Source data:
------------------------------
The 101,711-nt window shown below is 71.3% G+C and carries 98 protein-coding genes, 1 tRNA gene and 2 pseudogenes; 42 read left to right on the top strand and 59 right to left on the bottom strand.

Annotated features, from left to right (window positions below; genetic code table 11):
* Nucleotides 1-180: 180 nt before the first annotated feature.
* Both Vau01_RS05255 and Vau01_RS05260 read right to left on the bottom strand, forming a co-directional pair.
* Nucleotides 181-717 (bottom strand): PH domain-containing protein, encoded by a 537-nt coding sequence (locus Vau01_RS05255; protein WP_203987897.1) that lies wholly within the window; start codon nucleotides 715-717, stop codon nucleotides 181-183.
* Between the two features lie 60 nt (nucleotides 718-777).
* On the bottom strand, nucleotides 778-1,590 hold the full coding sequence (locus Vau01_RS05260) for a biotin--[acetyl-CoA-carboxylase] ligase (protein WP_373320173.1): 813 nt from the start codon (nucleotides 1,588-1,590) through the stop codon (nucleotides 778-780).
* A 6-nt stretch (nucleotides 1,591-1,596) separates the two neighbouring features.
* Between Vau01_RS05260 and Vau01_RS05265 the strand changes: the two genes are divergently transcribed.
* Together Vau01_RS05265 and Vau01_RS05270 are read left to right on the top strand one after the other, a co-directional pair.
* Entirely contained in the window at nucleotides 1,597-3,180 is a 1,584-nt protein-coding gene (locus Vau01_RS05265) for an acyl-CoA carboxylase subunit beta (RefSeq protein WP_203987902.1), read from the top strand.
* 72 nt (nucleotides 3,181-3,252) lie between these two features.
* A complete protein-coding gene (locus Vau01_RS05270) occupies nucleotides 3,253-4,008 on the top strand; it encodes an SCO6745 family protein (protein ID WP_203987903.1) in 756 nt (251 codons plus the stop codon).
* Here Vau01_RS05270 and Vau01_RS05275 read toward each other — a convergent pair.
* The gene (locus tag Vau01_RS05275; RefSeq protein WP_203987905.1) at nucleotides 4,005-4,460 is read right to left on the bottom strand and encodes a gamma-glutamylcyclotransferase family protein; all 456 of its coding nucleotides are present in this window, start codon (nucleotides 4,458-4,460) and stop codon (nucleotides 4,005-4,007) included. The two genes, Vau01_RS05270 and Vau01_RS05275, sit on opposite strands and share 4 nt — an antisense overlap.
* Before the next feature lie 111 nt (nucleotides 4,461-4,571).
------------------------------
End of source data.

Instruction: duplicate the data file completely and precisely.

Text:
The 101,711-nt window shown below is 71.3% G+C and carries 98 protein-coding genes, 1 tRNA gene and 2 pseudogenes; 42 read left to right on the top strand and 59 right to left on the bottom strand.

Annotated features, from left to right (window positions below; genetic code table 11):
* Nucleotides 1-180: 180 nt before the first annotated feature.
* Both Vau01_RS05255 and Vau01_RS05260 read right to left on the bottom strand, forming a co-directional pair.
* Nucleotides 181-717 (bottom strand): PH domain-containing protein, encoded by a 537-nt coding sequence (locus Vau01_RS05255; protein WP_203987897.1) that lies wholly within the window; start codon nucleotides 715-717, stop codon nucleotides 181-183.
* Between the two features lie 60 nt (nucleotides 718-777).
* On the bottom strand, nucleotides 778-1,590 hold the full coding sequence (locus Vau01_RS05260) for a biotin--[acetyl-CoA-carboxylase] ligase (protein WP_373320173.1): 813 nt from the start codon (nucleotides 1,588-1,590) through the stop codon (nucleotides 778-780).
* A 6-nt stretch (nucleotides 1,591-1,596) separates the two neighbouring features.
* Between Vau01_RS05260 and Vau01_RS05265 the strand changes: the two genes are divergently transcribed.
* Together Vau01_RS05265 and Vau01_RS05270 are read left to right on the top strand one after the other, a co-directional pair.
* Entirely contained in the window at nucleotides 1,597-3,180 is a 1,584-nt protein-coding gene (locus Vau01_RS05265) for an acyl-CoA carboxylase subunit beta (RefSeq protein WP_203987902.1), read from the top strand.
* 72 nt (nucleotides 3,181-3,252) lie between these two features.
* A complete protein-coding gene (locus Vau01_RS05270) occupies nucleotides 3,253-4,008 on the top strand; it encodes an SCO6745 family protein (protein ID WP_203987903.1) in 756 nt (251 codons plus the stop codon).
* Here Vau01_RS05270 and Vau01_RS05275 read toward each other — a convergent pair.
* The gene (locus tag Vau01_RS05275; RefSeq protein WP_203987905.1) at nucleotides 4,005-4,460 is read right to left on the bottom strand and encodes a gamma-glutamylcyclotransferase family protein; all 456 of its coding nucleotides are present in this window, start codon (nucleotides 4,458-4,460) and stop codon (nucleotides 4,005-4,007) included. The two genes, Vau01_RS05270 and Vau01_RS05275, sit on opposite strands and share 4 nt — an antisense overlap.
* Before the next feature lie 111 nt (nucleotides 4,461-4,571).